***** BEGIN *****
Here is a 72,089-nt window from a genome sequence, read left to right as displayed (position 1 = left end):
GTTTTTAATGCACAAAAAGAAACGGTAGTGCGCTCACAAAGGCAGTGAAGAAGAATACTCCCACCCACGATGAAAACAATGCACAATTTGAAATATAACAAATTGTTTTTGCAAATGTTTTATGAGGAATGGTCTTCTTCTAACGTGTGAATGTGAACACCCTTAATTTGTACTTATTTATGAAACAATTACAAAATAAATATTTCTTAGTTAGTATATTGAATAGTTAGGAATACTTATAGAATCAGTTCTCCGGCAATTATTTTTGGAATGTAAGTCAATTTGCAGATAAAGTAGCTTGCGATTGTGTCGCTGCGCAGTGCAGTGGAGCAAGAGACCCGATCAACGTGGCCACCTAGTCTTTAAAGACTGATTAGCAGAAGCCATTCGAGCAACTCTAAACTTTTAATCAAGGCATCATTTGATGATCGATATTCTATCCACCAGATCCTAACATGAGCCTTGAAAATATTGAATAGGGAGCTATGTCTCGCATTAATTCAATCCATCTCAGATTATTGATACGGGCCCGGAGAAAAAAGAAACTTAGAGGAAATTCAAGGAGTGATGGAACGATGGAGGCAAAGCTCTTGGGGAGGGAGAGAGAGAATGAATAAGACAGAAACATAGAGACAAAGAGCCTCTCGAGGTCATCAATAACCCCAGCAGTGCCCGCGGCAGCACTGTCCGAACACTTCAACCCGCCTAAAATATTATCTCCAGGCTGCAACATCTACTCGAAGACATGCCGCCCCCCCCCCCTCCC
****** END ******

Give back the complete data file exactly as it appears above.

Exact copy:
Here is a 72,089-nt window from a genome sequence, read left to right as displayed (position 1 = left end):
GTTTTTAATGCACAAAAAGAAACGGTAGTGCGCTCACAAAGGCAGTGAAGAAGAATACTCCCACCCACGATGAAAACAATGCACAATTTGAAATATAACAAATTGTTTTTGCAAATGTTTTATGAGGAATGGTCTTCTTCTAACGTGTGAATGTGAACACCCTTAATTTGTACTTATTTATGAAACAATTACAAAATAAATATTTCTTAGTTAGTATATTGAATAGTTAGGAATACTTATAGAATCAGTTCTCCGGCAATTATTTTTGGAATGTAAGTCAATTTGCAGATAAAGTAGCTTGCGATTGTGTCGCTGCGCAGTGCAGTGGAGCAAGAGACCCGATCAACGTGGCCACCTAGTCTTTAAAGACTGATTAGCAGAAGCCATTCGAGCAACTCTAAACTTTTAATCAAGGCATCATTTGATGATCGATATTCTATCCACCAGATCCTAACATGAGCCTTGAAAATATTGAATAGGGAGCTATGTCTCGCATTAATTCAATCCATCTCAGATTATTGATACGGGCCCGGAGAAAAAAGAAACTTAGAGGAAATTCAAGGAGTGATGGAACGATGGAGGCAAAGCTCTTGGGGAGGGAGAGAGAGAATGAATAAGACAGAAACATAGAGACAAAGAGCCTCTCGAGGTCATCAATAACCCCAGCAGTGCCCGCGGCAGCACTGTCCGAACACTTCAACCCGCCTAAAATATTATCTCCAGGCTGCAACATCTACTCGAAGACATGCCGCCCCCCCCCCCTCCC